The whole purpose of the United Nations is to provide a forum for nations to resolve their differences peacefully. To achieve this vitally important goal, the world body has rules (the UN Charter) that prohibit one member state from seeking or threatening the destruction of another member state. If these essential rules for peace are to be effective, then they must be enforced.

I introduced H. Con. Res. 21 because the letter and spirit of the UN Charter and the 1948 Genocide Convention are clear: the international community must not only intervene to stop ongoing genocide, but also act to prevent the incitement of genocide. The House reaffirmed America's support of this principle when 411 U.S. Representatives voted overwhelmingly to condemn Iran's president for trying to incite mass killings of Israeli Jews.

Quite the opposite of instigating war with Iran, I believe the passage of H. Con. Res. 21 is a call for peace and coexistence.

~ Congressman Steve Rothman (D-N.J.)

Arash Norouzi replies:

Why was MEMRI's vastly different translation of the alleged "wiped off the map" quote blocked from consideration in Congress' deliberations on H. Con. Res. 21, especially in light of the fact that Rep. Rothman has praised their work repeatedly and knows its president, former Israeli official Yigal Carmon, personally?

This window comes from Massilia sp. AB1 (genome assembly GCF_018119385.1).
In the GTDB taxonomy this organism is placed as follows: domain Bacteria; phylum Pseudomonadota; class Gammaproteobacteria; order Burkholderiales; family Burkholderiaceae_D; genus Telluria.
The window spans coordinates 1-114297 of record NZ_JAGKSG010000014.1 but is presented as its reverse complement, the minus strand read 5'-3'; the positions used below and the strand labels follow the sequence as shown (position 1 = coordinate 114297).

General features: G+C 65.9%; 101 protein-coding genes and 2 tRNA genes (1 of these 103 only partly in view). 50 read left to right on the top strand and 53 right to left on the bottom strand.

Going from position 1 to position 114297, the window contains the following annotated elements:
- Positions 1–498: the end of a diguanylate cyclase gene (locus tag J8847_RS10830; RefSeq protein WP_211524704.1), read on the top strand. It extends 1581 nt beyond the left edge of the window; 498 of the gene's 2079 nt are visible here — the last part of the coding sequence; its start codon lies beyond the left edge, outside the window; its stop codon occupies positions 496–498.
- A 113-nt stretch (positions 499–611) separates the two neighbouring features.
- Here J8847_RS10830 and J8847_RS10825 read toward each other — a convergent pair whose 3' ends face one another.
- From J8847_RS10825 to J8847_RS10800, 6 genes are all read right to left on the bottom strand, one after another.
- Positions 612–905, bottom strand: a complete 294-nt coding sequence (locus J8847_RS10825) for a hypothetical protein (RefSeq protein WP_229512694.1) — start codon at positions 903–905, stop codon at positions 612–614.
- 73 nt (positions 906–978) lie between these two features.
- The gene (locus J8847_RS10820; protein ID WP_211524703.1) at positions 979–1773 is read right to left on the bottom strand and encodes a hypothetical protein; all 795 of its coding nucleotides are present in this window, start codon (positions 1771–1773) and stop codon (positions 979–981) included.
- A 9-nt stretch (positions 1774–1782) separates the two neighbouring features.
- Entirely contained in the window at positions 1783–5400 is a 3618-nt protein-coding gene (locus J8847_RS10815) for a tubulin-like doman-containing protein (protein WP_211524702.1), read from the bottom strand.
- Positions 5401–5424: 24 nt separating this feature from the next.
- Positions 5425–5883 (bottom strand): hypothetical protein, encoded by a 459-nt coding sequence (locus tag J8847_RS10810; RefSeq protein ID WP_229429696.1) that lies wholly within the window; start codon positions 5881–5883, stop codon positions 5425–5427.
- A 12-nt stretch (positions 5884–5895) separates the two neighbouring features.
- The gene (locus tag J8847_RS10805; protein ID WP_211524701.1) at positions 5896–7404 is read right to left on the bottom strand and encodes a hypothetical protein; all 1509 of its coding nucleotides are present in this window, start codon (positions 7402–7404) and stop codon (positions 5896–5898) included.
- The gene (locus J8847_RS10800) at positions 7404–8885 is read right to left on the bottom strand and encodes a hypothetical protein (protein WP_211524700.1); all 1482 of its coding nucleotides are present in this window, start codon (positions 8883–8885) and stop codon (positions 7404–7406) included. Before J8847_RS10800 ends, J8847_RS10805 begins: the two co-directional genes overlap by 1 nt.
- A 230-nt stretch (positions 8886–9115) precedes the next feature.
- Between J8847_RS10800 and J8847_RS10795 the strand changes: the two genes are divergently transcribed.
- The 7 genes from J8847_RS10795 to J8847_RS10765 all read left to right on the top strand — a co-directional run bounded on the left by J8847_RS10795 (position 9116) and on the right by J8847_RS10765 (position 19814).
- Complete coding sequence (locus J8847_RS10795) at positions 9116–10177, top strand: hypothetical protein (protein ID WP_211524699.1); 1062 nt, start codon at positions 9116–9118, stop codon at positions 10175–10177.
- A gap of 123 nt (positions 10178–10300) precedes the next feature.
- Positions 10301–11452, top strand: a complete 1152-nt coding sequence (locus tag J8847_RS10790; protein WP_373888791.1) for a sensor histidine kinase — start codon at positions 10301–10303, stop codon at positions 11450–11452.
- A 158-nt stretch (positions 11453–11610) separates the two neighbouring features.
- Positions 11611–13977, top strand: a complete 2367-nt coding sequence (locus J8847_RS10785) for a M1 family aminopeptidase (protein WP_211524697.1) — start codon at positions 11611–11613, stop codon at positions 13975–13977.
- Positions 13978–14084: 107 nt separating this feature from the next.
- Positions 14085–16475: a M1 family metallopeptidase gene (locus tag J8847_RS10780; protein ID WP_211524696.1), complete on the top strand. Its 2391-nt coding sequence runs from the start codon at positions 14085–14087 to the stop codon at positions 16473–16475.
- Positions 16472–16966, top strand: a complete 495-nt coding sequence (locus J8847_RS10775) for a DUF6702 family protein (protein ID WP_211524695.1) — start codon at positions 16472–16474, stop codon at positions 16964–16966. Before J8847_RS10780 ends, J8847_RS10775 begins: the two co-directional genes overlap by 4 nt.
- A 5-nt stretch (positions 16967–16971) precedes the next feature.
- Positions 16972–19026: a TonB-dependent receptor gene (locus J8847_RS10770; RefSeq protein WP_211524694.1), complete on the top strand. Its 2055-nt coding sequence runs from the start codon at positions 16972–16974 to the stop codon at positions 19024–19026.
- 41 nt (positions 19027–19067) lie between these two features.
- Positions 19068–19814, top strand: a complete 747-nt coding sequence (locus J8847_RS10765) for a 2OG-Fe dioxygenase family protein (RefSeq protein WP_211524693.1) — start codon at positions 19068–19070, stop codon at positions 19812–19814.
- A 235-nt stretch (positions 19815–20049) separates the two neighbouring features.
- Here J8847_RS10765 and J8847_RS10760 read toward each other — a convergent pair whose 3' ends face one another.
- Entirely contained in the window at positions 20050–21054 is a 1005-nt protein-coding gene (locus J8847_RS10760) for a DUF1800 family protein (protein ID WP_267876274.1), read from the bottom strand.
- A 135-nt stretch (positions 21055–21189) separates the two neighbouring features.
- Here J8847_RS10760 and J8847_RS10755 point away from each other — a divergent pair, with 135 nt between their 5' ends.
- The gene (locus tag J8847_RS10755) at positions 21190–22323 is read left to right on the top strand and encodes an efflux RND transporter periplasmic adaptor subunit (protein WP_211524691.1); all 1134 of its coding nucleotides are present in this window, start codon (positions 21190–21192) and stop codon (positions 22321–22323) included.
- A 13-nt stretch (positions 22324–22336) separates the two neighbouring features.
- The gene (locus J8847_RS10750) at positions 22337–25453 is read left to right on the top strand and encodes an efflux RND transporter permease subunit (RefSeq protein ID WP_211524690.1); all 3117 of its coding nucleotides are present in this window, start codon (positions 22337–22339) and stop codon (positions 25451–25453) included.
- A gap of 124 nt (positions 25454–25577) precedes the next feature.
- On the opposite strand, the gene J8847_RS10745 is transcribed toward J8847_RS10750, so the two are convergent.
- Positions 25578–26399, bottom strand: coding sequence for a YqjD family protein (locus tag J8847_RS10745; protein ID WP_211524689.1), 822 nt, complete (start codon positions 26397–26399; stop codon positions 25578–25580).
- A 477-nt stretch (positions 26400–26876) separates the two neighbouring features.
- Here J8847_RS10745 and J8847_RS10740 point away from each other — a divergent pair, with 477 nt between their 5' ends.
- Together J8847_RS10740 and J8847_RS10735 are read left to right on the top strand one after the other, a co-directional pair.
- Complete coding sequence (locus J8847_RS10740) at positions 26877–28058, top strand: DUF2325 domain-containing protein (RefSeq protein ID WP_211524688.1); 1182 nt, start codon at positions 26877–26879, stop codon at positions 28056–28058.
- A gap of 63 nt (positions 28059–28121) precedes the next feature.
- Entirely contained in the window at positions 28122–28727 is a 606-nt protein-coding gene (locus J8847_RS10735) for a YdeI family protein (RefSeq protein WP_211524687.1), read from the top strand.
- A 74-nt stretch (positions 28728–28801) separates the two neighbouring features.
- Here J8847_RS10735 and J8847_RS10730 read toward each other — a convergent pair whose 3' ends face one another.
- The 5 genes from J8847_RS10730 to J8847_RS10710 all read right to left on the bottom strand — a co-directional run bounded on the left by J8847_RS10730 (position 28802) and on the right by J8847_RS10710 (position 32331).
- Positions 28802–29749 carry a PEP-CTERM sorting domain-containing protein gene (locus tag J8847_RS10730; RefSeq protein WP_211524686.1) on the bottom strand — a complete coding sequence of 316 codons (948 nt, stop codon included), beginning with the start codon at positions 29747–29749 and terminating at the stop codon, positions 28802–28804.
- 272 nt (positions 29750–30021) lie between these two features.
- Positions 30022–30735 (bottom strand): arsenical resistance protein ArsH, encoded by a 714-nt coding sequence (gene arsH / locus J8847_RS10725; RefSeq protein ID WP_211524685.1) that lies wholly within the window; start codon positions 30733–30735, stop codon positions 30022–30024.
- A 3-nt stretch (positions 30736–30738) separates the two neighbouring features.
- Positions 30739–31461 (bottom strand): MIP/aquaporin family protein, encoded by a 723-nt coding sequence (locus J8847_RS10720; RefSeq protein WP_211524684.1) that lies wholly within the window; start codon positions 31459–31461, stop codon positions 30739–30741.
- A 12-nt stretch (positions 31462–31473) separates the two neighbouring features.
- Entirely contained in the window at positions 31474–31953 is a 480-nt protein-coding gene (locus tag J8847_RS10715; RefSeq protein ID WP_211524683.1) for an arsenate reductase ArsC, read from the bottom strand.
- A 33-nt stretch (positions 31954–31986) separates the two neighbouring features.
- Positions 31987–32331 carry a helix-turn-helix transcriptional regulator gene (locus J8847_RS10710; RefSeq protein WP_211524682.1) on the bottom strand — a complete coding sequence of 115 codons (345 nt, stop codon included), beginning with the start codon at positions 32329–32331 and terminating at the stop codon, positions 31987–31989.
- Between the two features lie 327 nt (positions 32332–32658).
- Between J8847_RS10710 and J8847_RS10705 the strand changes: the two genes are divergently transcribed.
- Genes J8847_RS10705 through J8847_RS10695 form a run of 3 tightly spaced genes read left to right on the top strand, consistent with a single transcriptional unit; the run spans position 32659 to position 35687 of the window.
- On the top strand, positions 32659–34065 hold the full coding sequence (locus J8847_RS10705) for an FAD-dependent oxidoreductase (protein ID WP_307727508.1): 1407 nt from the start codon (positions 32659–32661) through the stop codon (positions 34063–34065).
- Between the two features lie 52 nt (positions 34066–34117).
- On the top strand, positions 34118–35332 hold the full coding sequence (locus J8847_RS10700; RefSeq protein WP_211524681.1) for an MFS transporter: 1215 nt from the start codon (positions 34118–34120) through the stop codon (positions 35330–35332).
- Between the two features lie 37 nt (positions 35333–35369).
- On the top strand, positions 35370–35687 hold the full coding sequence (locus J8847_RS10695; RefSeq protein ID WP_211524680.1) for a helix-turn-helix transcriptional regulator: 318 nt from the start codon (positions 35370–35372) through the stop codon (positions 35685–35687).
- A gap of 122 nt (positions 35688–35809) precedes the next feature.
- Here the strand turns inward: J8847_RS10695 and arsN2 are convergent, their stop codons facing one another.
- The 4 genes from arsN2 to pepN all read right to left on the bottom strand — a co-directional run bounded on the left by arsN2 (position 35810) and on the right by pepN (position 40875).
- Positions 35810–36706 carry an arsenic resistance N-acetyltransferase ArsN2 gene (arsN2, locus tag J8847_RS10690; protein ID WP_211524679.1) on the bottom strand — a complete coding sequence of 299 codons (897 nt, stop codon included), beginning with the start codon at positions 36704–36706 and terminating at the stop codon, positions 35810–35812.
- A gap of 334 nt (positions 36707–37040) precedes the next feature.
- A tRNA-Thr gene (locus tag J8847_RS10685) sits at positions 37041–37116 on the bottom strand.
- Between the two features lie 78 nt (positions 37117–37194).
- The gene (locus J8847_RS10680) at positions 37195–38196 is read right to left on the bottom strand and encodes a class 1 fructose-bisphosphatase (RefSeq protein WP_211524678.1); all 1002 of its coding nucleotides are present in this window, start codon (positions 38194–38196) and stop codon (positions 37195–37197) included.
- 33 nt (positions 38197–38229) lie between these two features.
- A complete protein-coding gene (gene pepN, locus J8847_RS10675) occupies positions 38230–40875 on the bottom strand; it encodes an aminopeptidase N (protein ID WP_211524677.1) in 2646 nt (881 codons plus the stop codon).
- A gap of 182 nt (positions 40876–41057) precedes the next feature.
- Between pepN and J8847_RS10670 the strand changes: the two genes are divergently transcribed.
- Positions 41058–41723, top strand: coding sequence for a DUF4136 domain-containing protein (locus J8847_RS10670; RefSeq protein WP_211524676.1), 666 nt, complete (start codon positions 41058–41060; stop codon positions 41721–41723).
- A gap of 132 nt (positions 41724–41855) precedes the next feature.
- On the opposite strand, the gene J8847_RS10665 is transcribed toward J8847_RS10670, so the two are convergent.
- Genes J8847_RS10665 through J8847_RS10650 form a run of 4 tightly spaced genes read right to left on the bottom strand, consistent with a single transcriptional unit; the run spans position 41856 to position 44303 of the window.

If MEMRI's work can't be trusted, then its findings should be dismissed categorically. It can't just be selectively reliable. In fact, MEMRI's translation of the speech also offers the accurate context of Ahmadinejad's words as they related to other nations, including Iran, which was not "wiped off the map" during the victory of the Islamic revolution. To obstruct such alternate translations from going into the congressional record seems undemocratic and un-American.

As I explained in my article Rumor of the Century, Iran's state news agency IRNA was responsible for putting out the wrongly worded "wiped off the map" quote. IRIB, like IRNA, is part of the state media. Since Rep. Rothman selectively refers to one IRIB report, we might also consider these other IRIB reports as well:


While Rep. Rothman's resolution does not call for war explicitly, it asks the international community to "consider stronger measures to prevent Iran from obtaining nuclear weapons, which would be a . . . potential means to the end of carrying out Mahmoud Ahmadinejad's threats against Israel." Such "measures" could include military ones. We might recall that enforcement of UN resolutions helped form the basis for war with Iraq. This White House press release on the "Joint Resolution to Authorize the Use of United States Armed Forces Against Iraq" from October 2002 cites UN resolutions as justification for its illegal invasion of Iraq: